The dives, which can last as long as six hours, fill Cámara with fear. If his air hose were to break, he'd be trapped; like Smith, he worries that he'll be cut or suffer a needle stick. The water is dirty and filled with nails, syringes, and glass. But Cámara loves his job, and the feeling, he says, "that I'm doing a lot of good for a lot of people without them knowing." His enthusiasm for diving - and for cool diving equipment - is also a major motivation in his job. (Sewer diving requires specialized equipment that Cámara says he couldn't get elsewhere.) He still goes scuba diving on vacation: "The sea is one world," he says, "and the sewage is another world. In the sewage I can’t see anything and - sorry for the word there’s **** everywhere, and in the sea I see fishes and it’s beautiful." (You can glimpse the world of sewage for yourself in this amazing video at National Geographic, of another Mexico City sewage diver, Carlos Barrios, diving into a relatively shallow city sewer. Barrios was an accountant for the city before he switched departments.)
Sewers don't run themselves - but, even so, it's surprising to see just how much human intervention is required. The truth is that a city's sewers will always be insufficient to their massive task, simply because cities are always growing. WNYC's Radiolab, in a fantastic show on cities, tells an amazing story about how New York's sewers and tunnels have grown over the years. Unknown numbers of men have died digging, blasting, and shoring up underground waterways in a never-ending quest to keep up with demand.
Someday, perhaps, the world's biggest cities will learn to reduce water use and waste. The big lesson for now? Don't put things down the drain - because, eventually, someone has to fish them out.
[Via the always-excellent Edible Geography.]
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Leon Neyfakh is the staff writer for Ideas. Amanda Katz is the deputy Ideas editor. Stephen Heuser is the Ideas editor.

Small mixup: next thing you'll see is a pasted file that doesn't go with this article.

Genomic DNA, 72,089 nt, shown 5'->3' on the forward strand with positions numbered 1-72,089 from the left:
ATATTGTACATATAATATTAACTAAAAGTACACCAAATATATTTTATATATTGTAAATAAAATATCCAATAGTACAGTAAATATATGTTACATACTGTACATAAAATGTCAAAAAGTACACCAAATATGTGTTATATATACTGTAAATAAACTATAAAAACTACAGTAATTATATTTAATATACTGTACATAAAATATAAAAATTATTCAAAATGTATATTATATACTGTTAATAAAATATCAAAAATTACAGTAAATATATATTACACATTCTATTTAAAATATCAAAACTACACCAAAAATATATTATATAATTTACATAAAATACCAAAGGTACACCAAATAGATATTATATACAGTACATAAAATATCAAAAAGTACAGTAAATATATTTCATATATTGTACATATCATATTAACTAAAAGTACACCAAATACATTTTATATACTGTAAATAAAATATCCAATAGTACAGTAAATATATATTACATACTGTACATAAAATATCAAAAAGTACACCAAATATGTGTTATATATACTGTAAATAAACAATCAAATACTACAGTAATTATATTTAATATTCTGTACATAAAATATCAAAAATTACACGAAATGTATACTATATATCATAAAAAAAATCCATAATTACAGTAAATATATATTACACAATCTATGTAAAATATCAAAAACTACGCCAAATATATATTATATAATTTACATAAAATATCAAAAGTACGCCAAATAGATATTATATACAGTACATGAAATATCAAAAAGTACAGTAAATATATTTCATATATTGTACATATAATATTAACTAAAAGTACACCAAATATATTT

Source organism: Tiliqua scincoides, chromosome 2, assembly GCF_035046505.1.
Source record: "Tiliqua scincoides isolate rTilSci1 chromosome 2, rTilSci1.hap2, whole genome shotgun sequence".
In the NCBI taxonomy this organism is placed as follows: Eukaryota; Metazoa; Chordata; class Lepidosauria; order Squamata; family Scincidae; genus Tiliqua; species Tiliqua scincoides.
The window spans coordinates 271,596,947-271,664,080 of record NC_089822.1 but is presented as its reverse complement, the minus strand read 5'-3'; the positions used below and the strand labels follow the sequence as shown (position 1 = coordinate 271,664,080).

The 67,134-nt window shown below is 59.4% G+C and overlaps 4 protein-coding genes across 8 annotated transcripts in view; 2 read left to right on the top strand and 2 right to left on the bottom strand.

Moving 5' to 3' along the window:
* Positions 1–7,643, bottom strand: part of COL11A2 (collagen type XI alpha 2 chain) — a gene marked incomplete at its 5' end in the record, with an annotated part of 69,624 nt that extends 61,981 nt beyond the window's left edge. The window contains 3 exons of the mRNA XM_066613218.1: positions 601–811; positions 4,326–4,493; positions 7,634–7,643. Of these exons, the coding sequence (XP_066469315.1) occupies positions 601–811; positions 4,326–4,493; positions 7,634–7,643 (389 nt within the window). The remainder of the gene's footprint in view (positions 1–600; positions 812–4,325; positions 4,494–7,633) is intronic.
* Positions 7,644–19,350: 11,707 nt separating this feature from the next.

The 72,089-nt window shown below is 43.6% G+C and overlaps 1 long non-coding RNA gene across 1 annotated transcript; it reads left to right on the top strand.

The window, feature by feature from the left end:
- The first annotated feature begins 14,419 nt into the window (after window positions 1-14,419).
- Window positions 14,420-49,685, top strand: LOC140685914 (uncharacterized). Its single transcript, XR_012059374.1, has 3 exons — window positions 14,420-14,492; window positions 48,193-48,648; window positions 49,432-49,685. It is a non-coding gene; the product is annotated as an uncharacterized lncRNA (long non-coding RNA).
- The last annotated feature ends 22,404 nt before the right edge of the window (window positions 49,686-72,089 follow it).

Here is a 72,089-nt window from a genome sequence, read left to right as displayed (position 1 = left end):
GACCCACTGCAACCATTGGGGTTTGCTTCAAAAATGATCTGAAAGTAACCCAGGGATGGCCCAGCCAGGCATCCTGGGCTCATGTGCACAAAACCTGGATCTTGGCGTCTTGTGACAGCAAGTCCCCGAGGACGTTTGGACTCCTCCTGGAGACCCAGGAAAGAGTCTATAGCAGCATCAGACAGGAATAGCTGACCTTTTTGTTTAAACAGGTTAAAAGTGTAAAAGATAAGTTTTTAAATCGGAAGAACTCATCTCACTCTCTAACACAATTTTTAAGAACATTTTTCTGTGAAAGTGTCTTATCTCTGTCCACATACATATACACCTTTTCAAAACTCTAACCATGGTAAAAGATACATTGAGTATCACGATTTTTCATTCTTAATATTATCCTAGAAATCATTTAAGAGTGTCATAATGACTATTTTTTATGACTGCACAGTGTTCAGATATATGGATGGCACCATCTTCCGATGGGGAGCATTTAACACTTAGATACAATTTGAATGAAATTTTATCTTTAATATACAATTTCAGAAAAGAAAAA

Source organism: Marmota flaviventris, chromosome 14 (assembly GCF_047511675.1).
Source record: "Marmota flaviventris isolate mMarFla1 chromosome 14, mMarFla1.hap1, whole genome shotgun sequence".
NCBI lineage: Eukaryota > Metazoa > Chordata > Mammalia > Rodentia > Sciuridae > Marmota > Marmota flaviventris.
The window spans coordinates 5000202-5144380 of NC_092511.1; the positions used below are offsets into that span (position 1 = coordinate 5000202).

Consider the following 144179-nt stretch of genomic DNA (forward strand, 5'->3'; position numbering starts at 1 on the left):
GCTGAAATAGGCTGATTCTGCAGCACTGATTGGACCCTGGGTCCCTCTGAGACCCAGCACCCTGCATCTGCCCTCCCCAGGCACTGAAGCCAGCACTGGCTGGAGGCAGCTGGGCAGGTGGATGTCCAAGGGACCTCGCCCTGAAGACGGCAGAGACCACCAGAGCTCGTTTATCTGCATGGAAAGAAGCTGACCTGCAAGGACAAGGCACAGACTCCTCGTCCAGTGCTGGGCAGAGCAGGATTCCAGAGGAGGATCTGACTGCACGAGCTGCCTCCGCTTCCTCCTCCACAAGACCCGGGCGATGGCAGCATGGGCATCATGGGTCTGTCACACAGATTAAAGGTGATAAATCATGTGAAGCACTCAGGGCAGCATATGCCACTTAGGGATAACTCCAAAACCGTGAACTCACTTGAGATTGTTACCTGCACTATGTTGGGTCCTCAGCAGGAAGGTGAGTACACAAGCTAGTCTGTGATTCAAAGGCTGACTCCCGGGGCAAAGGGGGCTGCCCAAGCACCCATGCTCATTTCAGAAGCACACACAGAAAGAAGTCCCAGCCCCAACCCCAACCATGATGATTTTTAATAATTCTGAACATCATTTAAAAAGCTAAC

Guest blogger Simon Waxman is Managing Editor of Boston Review and has written for WBUR, Alternet, McSweeney's, Jacobin, and others.
Guest blogger Elizabeth Manus is a writer living in New York City. She has been a book review editor at the Boston Phoenix, and a columnist for The New York Observer and Metro.
Guest blogger Sarah Laskow is a freelance writer and editor in New York City. She edits Smithsonian's SmartNews blog and has contributed to Salon, Good, The American Prospect, Bloomberg News, and other publications.
Guest blogger Joshua Glenn is a Boston-based writer, publisher, and freelance semiotician. He was the original Brainiac blogger, and is currently editor of the blog HiLobrow, publisher of a series of Radium Age science fiction novels, and co-author/co-editor of several books, including the story collection "Significant Objects" and the kids' field guide to life "Unbored."
Guest blogger Ruth Graham is a freelance journalist in New Hampshire, and a frequent Ideas contributor. She is a former features editor for the New York Sun, and has written for publications including Slate and the Wall Street Journal.
Joshua Rothman is a graduate student and Teaching Fellow in the Harvard English department, and an Instructor in Public Policy at the Harvard Kennedy School of Government. He teaches novels and political writing.